Hammydown's Abbie Morin went above and beyond and sent us an actual recipe that sounded too delicious not to share.
In addition to a locally sourced charcuterie board, Morin suggested Big Abbie's Hot Buttered Rum. You'll need two ounces of blackstrap rum, one tablespoon of cultured butter, one teaspoon of maple syrup, pinches of cinnamon and flaky salt, grated nutmeg, and hot water.
"In a small bowl, mix room-temperature butter, spices and maple together. Spoon a dollop into a warm mug, along with your rum. Top with hot water from the kettle and stir well. Finish with finely grated nutmeg, and a slice of orange zest if you wish!" Morin, who uses gender-neutral pronouns, wrote in an email.
Morin also mentioned that they've been hard at work on a new record and are "halfway through recording." Morin plays keys in Vermont expat Caroline Rose's band, and they tapped Rose to produce the as-yet-untitled new record.
Expect to hear some of the new tunes during Morin's Highlight set.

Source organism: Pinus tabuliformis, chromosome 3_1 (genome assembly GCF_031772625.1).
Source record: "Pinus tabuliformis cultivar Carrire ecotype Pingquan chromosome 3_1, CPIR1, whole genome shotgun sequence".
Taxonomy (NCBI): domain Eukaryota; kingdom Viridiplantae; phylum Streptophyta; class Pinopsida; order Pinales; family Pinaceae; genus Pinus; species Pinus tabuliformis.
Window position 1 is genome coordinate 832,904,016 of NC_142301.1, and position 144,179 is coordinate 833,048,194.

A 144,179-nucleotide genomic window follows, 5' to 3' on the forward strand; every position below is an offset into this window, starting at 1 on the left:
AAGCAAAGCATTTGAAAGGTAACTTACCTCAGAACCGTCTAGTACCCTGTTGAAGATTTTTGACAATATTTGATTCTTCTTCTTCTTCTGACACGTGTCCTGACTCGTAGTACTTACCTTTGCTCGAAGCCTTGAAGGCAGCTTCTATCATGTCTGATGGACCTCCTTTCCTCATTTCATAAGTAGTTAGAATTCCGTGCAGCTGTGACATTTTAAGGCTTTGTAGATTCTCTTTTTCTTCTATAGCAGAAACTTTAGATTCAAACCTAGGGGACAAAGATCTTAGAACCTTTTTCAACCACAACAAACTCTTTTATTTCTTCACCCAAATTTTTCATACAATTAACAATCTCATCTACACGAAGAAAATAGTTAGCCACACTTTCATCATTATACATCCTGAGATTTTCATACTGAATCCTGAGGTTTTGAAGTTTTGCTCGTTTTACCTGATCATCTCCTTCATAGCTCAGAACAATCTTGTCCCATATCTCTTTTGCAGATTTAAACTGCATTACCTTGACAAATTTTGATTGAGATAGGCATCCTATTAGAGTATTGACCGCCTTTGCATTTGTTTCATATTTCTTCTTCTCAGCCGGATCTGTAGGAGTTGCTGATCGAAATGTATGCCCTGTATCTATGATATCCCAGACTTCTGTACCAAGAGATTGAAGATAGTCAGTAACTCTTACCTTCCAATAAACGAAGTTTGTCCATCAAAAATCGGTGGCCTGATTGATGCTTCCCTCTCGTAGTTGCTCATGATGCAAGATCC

If I were a superhero, my superpower would be the ability to get songs stuck in other people's heads. Here are five songs that have been stuck in my head this week. May they also get stuck in yours.
Beyoncé, "Black Parade"
LA Priest, "What Moves"
When Saints Go Machine, "MVL - Club Edit"
Poliça, "Forget Me Now"
It's Their Party, and You'll Drink What They Want You To
Among the best things about New Year's Eve parties are decadent food and drink spreads. But since everyone will be watching the event's offerings from their own homes, Highlight House Party is essentially BYOB. So we asked a few of this year's performers what food and drink viewers should "bring" to their show. As of press time, set times had yet to be announced, but keep an eye on Highlight House Party at highlight.community and on social media for updates.